Of course different arguments can be neatly spelled out in logical symbols, but logic isn't sufficient for all kinds of knowledge.

I know the issue is represented in different ontologies in the world of computer sciences (very different from the meaning within philosophy), but even ontologies have their drawbacks. What other approaches are there to describing in a meaningful way different kind of knowledge, like knowhow and tacit knowledge.

For example, as an ornithologist, I can easily recognize a bird just by its silhouette, its call, or it position in a tree -- but I'm not sure exactly what combination of features is relevant. Even if it's just its call, I'm not sure what features of the call are salient to be used by the identification process. This knowledge is all tacit, gathered during my years of birdwatching. If I wanted to build an imaginary "bird recognizer" that recognizes birds with the same accuracy that I have, I'm not sure what sort of knowledge representation one could use.


  • Math? Specifically, probability? In AI, they've done things with frames. It would be helpful if you could give some specific examples, as there may be some systems that work for some examples and not others.
    – R. Barzell
    Mar 5 '15 at 23:43
  • I am not aware of how mathematics can describe knowhow or tacit knowledge. But anyway, I gave the example of bird recognition, but it might just as well be the ability to weave baskets or recognize familiar voices.
    – Teusz
    Mar 6 '15 at 6:59
  • Mathematics can represent knowledge in a variety of way. On the statistical front, you have curve fitting, statistical linking and of course the many algorithms for machine learning. Your bird classification example is a prime case where these techniques could shine.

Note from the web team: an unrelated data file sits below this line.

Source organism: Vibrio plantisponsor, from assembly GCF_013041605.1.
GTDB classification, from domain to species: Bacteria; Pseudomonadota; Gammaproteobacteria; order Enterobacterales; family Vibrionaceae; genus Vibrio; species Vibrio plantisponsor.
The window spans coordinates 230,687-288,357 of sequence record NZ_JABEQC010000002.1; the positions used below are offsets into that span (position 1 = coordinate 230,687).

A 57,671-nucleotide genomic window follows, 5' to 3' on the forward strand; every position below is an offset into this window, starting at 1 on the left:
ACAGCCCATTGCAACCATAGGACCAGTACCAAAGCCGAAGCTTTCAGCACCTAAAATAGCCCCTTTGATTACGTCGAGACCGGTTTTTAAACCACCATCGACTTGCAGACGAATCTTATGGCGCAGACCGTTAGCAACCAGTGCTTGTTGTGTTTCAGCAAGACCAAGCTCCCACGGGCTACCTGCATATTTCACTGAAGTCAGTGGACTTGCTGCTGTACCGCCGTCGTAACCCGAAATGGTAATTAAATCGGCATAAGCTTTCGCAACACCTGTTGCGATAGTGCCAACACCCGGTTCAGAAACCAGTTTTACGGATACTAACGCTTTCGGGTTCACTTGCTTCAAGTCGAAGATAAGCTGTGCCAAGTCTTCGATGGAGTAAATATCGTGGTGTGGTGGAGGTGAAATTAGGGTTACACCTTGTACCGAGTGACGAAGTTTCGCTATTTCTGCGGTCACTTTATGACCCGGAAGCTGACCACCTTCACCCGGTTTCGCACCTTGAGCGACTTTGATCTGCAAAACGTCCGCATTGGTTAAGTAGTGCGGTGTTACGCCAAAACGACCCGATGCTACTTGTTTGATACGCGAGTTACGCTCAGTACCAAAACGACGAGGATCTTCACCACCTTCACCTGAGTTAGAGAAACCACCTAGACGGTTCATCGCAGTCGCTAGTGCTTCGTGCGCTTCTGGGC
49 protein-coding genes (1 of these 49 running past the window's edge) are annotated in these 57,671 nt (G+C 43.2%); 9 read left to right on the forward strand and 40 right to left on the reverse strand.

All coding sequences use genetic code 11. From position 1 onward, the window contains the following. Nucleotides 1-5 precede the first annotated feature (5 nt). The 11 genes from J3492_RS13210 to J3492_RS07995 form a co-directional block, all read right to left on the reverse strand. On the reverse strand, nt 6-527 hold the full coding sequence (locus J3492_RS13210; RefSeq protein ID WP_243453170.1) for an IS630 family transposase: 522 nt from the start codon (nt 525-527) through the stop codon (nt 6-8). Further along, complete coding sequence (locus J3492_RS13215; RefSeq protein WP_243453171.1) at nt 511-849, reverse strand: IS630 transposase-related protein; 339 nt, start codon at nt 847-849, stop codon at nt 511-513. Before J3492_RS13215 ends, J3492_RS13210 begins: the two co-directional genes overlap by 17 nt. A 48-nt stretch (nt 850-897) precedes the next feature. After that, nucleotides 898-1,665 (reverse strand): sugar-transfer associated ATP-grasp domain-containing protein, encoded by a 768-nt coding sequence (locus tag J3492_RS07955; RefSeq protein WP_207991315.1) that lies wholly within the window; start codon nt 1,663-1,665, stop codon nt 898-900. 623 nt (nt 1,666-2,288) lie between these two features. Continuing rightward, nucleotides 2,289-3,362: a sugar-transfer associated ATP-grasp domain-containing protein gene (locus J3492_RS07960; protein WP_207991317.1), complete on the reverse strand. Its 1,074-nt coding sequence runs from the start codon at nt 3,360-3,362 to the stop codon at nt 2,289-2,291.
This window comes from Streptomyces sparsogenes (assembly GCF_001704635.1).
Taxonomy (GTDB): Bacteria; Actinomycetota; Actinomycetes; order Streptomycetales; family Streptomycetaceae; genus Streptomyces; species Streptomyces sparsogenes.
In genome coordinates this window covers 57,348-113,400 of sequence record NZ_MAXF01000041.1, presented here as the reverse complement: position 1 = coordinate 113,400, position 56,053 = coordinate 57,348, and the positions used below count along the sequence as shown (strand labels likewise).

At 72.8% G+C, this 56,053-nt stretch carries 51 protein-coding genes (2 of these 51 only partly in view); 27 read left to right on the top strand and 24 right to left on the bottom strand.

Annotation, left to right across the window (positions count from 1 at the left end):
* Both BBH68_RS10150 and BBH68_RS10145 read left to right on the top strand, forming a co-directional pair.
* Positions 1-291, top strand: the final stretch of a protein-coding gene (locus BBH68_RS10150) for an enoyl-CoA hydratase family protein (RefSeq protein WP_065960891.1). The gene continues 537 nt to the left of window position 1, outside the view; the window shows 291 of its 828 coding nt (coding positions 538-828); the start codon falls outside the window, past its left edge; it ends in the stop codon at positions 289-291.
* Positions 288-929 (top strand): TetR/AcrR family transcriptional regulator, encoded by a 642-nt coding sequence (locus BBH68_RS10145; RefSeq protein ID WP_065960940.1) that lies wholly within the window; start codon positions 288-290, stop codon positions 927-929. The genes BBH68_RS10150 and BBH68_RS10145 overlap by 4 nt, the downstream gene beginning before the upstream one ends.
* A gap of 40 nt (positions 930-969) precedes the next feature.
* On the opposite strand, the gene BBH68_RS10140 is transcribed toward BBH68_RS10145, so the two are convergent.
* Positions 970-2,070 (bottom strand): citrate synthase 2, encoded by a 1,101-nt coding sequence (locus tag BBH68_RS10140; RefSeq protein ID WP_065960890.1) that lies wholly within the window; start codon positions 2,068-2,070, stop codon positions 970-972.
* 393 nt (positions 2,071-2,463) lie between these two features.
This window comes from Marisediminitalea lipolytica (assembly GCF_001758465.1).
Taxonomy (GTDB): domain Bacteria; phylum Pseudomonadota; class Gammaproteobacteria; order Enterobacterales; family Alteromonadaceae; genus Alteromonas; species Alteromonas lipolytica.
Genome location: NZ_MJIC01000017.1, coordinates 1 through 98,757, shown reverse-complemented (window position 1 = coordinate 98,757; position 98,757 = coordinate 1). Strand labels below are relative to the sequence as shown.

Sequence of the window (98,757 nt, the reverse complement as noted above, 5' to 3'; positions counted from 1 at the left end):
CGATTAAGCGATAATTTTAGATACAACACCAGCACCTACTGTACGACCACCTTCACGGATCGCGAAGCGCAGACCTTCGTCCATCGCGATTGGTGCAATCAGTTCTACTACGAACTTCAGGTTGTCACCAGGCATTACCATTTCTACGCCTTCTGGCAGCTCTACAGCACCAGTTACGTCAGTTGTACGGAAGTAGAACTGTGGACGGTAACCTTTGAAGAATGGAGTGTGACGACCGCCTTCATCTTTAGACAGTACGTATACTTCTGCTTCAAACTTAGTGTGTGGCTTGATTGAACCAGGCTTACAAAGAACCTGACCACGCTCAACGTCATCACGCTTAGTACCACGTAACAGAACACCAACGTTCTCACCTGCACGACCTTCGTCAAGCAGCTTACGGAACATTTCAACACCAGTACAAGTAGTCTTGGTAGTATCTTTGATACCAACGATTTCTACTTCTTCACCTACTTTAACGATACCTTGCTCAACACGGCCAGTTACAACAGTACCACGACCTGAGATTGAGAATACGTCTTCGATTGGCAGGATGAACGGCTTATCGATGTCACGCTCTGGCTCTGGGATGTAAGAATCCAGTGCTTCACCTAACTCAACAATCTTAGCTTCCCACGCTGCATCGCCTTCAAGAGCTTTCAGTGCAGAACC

– R. Barzell
    Mar 6 '15 at 15:14

I wouldn't say that the concept of ontology is necessarily different between philosophy and computer science, only that the latter have developed more sophisticated and explicit domain models in order to drive applications. Philosophers have often wanted to focus on the "top level". Aristotle's categories were an early attempt to classify everything in the physical world. More recently, the Cyc model of Lenat & Guha has been built up over a decade or more and now has five hundred thousand terms, seventeen thousand types of relations, around seven million assertions relating the terms.

Top levels of the Cyc Model

Top levels of the Cyc Model

But reasoning over ontology largely still assumes that knowledge can be explicitly represented and relies on deductive logic, so the two are something of a package. This knowledge representation hypothesis has often been criticised:

Think of the truism that someone possessed only of "book knowledge" of a given subject matter, especially one far from common sense and experience, is liable to reach spectacularly dumb conclusions - Smith, quoted in Sowa, op.cit.

In your case, this is quite like someone making a bird identification that best fits a book description but is far rarer than a similar species with a slightly worse match on e.g. colour.

An alternative approach is that of reasoning by analogy where there is no central explicit theory but reasoning is from cases instead. (Sowa, 2000). Sowa also draws attention to Wittgenstein's family resemblance and Waismann's open texture that highlight the approximate nature of any classification system. This is the philosophical underpinning of fuzzy logic, statistical/Bayesian and non-monotonic approaches to knowledge representation. Such approaches uses defaults, probabilities and heuristics to deal with new cases and missing information.

Sowa, J.F. (2000) Knowledge Representation: Logical, Philosophical and Computational Foundations Brooks/Cole

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